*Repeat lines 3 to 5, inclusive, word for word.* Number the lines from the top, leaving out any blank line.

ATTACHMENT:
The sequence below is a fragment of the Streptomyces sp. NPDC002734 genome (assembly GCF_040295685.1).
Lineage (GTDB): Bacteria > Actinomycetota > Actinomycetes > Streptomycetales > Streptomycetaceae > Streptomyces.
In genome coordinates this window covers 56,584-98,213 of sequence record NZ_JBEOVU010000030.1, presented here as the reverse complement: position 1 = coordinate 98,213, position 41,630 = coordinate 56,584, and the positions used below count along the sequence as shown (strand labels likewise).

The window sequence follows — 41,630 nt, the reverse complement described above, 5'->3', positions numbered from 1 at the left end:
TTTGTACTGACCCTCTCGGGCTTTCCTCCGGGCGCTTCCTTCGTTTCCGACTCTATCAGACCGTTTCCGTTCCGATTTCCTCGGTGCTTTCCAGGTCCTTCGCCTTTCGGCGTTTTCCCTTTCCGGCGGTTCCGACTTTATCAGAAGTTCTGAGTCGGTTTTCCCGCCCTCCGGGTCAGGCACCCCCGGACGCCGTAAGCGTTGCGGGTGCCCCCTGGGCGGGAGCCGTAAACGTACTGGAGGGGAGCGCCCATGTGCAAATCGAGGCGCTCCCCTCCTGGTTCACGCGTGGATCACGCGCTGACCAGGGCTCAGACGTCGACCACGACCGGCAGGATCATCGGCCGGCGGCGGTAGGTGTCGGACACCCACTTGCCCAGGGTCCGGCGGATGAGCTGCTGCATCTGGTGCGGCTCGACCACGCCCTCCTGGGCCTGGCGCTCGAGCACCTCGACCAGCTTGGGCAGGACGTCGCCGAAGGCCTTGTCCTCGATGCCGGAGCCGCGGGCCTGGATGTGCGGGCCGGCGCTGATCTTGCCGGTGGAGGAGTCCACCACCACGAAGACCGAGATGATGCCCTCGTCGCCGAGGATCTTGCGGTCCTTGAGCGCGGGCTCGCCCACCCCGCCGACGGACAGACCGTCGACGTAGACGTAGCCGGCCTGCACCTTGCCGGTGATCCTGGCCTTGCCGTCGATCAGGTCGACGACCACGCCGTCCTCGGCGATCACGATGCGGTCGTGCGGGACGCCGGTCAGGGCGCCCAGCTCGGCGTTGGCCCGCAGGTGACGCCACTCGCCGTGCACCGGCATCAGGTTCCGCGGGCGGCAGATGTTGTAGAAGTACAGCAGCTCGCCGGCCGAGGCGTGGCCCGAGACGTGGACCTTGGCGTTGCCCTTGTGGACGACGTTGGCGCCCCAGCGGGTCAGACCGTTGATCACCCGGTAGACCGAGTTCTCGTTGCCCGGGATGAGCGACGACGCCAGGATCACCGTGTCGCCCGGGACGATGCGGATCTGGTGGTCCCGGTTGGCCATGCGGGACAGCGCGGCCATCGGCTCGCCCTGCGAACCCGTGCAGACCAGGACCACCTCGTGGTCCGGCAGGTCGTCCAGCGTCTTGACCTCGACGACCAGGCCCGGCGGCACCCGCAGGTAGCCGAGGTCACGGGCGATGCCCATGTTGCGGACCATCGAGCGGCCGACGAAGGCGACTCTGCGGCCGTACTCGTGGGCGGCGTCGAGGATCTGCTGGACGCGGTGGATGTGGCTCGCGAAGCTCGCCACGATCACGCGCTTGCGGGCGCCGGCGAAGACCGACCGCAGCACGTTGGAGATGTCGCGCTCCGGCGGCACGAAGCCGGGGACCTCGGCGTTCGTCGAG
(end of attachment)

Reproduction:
In genome coordinates this window covers 56,584-98,213 of sequence record NZ_JBEOVU010000030.1, presented here as the reverse complement: position 1 = coordinate 98,213, position 41,630 = coordinate 56,584, and the positions used below count along the sequence as shown (strand labels likewise).

The window sequence follows — 41,630 nt, the reverse complement described above, 5'->3', positions numbered from 1 at the left end:
TTTGTACTGACCCTCTCGGGCTTTCCTCCGGGCGCTTCCTTCGTTTCCGACTCTATCAGACCGTTTCCGTTCCGATTTCCTCGGTGCTTTCCAGGTCCTTCGCCTTTCGGCGTTTTCCCTTTCCGGCGGTTCCGACTTTATCAGAAGTTCTGAGTCGGTTTTCCCGCCCTCCGGGTCAGGCACCCCCGGACGCCGTAAGCGTTGCGGGTGCCCCCTGGGCGGGAGCCGTAAACGTACTGGAGGGGAGCGCCCATGTGCAAATCGAGGCGCTCCCCTCCTGGTTCACGCGTGGATCACGCGCTGACCAGGGCTCAGACGTCGACCACGACCGGCAGGATCATCGGCCGGCGGCGGTAGGTGTCGGACACCCACTTGCCCAGGGTCCGGCGGATGAGCTGCTGCATCTGGTGCGGCTCGACCACGCCCTCCTGGGCCTGGCGCTCGAGCACCTCGACCAGCTTGGGCAGGACGTCGCCGAAGGCCTTGTCCTCGATGCCGGAGCCGCGGGCCTGGATGTGCGGGCCGGCGCTGATCTTGCCGGTGGAGGAGTCCACCACCACGAAGACCGAGATGATGCCCTCGTCGCCGAGGATCTTGCGGTCCTTGAGCGCGGGCTCGCCCACCCCGCCGACGGACAGACCGTCGACGTAGACGTAGCCGGCCTGCACCTTGCCGGTGATCCTGGCCTTGCCGTCGATCAGGTCGACGACCACGCCGTCCTCGGCGATCACGATGCGGTCGTGCGGGACGCCGGTCAGGGCGCCCAGCTCGGCGTTGGCCCGCAGGTGACGCCACTCGCCGTGCACCGGCATCAGGTTCCGCGGGCGGCAGATGTTGTAGAAGTACAGCAGCTCGCCGGCCGAGGCGTGGCCCGAGACGTGGACCTTGGCGTTGCCCTTGTGGACGACGTTGGCGCCCCAGCGGGTCAGACCGTTGATCACCCGGTAGACCGAGTTCTCGTTGCCCGGGATGAGCGACGACGCCAGGATCACCGTGTCGCCCGGGACGATGCGGATCTGGTGGTCCCGGTTGGCCATGCGGGACAGCGCGGCCATCGGCTCGCCCTGCGAACCCGTGCAGACCAGGACCACCTCGTGGTCCGGCAGGTCGTCCAGCGTCTTGACCTCGACGACCAGGCCCGGCGGCACCCGCAGGTAGCCGAGGTCACGGGCGATGCCCATGTTGCGGACCATCGAGCGGCCGACGAAGGCGACTCTGCGGCCGTACTCGTGGGCGGCGTCGAGGATCTGCTGGACGCGGTGGATGTGGCTCGCGAAGCTCGCCACGATCACGCGCTTGCGGGCGCCGGCGAAGACCGACCGCAGCACGTTGGAGATGTCGCGCTCCGGCGGCACGAAGCCGGGGACCTCGGCGTTCGTCGAG